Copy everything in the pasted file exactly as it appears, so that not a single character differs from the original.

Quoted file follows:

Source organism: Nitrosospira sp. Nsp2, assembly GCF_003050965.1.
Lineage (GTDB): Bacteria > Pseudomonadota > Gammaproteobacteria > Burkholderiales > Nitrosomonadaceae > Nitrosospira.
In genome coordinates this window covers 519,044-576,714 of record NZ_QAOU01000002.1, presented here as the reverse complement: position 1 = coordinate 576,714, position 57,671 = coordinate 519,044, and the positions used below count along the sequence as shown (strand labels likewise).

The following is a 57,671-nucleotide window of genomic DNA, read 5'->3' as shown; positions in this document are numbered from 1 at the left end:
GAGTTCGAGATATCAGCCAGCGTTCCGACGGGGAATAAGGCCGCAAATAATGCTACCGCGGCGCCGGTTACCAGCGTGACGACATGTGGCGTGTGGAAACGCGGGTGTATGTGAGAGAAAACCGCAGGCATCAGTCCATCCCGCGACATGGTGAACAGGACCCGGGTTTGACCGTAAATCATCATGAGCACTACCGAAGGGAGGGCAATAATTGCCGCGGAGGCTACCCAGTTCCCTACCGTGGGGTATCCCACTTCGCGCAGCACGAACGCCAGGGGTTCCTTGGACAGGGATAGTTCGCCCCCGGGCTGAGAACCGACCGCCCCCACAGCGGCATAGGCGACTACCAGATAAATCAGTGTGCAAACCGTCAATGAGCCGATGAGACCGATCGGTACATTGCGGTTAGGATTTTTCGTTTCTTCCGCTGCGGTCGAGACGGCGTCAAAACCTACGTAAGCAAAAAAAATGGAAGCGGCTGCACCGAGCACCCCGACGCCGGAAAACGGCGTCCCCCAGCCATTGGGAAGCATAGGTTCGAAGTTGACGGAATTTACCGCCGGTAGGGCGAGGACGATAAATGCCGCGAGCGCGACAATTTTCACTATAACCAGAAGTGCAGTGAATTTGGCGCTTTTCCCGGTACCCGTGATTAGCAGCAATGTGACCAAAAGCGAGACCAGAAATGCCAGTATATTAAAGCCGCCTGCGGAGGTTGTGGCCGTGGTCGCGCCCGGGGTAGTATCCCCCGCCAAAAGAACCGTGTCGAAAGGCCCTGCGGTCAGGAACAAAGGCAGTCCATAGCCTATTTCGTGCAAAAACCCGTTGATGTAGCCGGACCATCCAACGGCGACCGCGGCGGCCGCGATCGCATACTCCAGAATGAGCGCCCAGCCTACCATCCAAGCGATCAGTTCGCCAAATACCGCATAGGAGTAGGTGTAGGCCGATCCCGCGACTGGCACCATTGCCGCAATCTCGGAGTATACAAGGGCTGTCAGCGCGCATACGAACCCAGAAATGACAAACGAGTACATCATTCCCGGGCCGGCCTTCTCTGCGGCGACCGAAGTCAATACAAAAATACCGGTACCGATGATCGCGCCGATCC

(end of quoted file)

Source organism: Nitrosospira sp. Nsp2, assembly GCF_003050965.1.
Lineage (GTDB): Bacteria > Pseudomonadota > Gammaproteobacteria > Burkholderiales > Nitrosomonadaceae > Nitrosospira.
In genome coordinates this window covers 519,044-576,714 of record NZ_QAOU01000002.1, presented here as the reverse complement: position 1 = coordinate 576,714, position 57,671 = coordinate 519,044, and the positions used below count along the sequence as shown (strand labels likewise).

The following is a 57,671-nucleotide window of genomic DNA, read 5'->3' as shown; positions in this document are numbered from 1 at the left end:
GAGTTCGAGATATCAGCCAGCGTTCCGACGGGGAATAAGGCCGCAAATAATGCTACCGCGGCGCCGGTTACCAGCGTGACGACATGTGGCGTGTGGAAACGCGGGTGTATGTGAGAGAAAACCGCAGGCATCAGTCCATCCCGCGACATGGTGAACAGGACCCGGGTTTGACCGTAAATCATCATGAGCACTACCGAAGGGAGGGCAATAATTGCCGCGGAGGCTACCCAGTTCCCTACCGTGGGGTATCCCACTTCGCGCAGCACGAACGCCAGGGGTTCCTTGGACAGGGATAGTTCGCCCCCGGGCTGAGAACCGACCGCCCCCACAGCGGCATAGGCGACTACCAGATAAATCAGTGTGCAAACCGTCAATGAGCCGATGAGACCGATCGGTACATTGCGGTTAGGATTTTTCGTTTCTTCCGCTGCGGTCGAGACGGCGTCAAAACCTACGTAAGCAAAAAAAATGGAAGCGGCTGCACCGAGCACCCCGACGCCGGAAAACGGCGTCCCCCAGCCATTGGGAAGCATAGGTTCGAAGTTGACGGAATTTACCGCCGGTAGGGCGAGGACGATAAATGCCGCGAGCGCGACAATTTTCACTATAACCAGAAGTGCAGTGAATTTGGCGCTTTTCCCGGTACCCGTGATTAGCAGCAATGTGACCAAAAGCGAGACCAGAAATGCCAGTATATTAAAGCCGCCTGCGGAGGTTGTGGCCGTGGTCGCGCCCGGGGTAGTATCCCCCGCCAAAAGAACCGTGTCGAAAGGCCCTGCGGTCAGGAACAAAGGCAGTCCATAGCCTATTTCGTGCAAAAACCCGTTGATGTAGCCGGACCATCCAACGGCGACCGCGGCGGCCGCGATCGCATACTCCAGAATGAGCGCCCAGCCTACCATCCAAGCGATCAGTTCGCCAAATACCGCATAGGAGTAGGTGTAGGCCGATCCCGCGACTGGCACCATTGCCGCAATCTCGGAGTATACAAGGGCTGTCAGCGCGCATACGAACCCAGAAATGACAAACGAGTACATCATTCCCGGGCCGGCCTTCTCTGCGGCGACCGAAGTCAATACAAAAATACCGGTACCGATGATCGCGCCGATCC